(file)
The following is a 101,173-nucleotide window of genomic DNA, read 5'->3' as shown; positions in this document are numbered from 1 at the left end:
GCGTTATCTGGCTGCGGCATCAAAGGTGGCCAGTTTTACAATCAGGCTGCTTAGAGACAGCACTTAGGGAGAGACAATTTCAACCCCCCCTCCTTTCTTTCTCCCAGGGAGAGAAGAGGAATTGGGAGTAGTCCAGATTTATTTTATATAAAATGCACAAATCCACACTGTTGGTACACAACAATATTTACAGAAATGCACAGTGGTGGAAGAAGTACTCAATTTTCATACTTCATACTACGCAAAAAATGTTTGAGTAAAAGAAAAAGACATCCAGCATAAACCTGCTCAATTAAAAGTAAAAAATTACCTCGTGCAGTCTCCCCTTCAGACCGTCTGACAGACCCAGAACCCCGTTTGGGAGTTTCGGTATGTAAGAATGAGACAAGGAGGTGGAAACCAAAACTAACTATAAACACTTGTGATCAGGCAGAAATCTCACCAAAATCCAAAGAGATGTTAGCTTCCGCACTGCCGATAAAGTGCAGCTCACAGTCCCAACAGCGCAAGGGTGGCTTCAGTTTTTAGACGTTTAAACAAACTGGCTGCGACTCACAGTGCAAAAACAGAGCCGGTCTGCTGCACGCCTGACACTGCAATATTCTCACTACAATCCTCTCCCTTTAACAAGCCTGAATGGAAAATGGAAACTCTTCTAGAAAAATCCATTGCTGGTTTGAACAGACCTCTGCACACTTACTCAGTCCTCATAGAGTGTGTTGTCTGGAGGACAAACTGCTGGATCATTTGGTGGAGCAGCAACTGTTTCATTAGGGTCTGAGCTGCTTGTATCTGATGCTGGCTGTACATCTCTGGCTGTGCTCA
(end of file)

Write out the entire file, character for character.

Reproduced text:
The following is a 101,173-nucleotide window of genomic DNA, read 5'->3' as shown; positions in this document are numbered from 1 at the left end:
GCGTTATCTGGCTGCGGCATCAAAGGTGGCCAGTTTTACAATCAGGCTGCTTAGAGACAGCACTTAGGGAGAGACAATTTCAACCCCCCCTCCTTTCTTTCTCCCAGGGAGAGAAGAGGAATTGGGAGTAGTCCAGATTTATTTTATATAAAATGCACAAATCCACACTGTTGGTACACAACAATATTTACAGAAATGCACAGTGGTGGAAGAAGTACTCAATTTTCATACTTCATACTACGCAAAAAATGTTTGAGTAAAAGAAAAAGACATCCAGCATAAACCTGCTCAATTAAAAGTAAAAAATTACCTCGTGCAGTCTCCCCTTCAGACCGTCTGACAGACCCAGAACCCCGTTTGGGAGTTTCGGTATGTAAGAATGAGACAAGGAGGTGGAAACCAAAACTAACTATAAACACTTGTGATCAGGCAGAAATCTCACCAAAATCCAAAGAGATGTTAGCTTCCGCACTGCCGATAAAGTGCAGCTCACAGTCCCAACAGCGCAAGGGTGGCTTCAGTTTTTAGACGTTTAAACAAACTGGCTGCGACTCACAGTGCAAAAACAGAGCCGGTCTGCTGCACGCCTGACACTGCAATATTCTCACTACAATCCTCTCCCTTTAACAAGCCTGAATGGAAAATGGAAACTCTTCTAGAAAAATCCATTGCTGGTTTGAACAGACCTCTGCACACTTACTCAGTCCTCATAGAGTGTGTTGTCTGGAGGACAAACTGCTGGATCATTTGGTGGAGCAGCAACTGTTTCATTAGGGTCTGAGCTGCTTGTATCTGATGCTGGCTGTACATCTCTGGCTGTGCTCA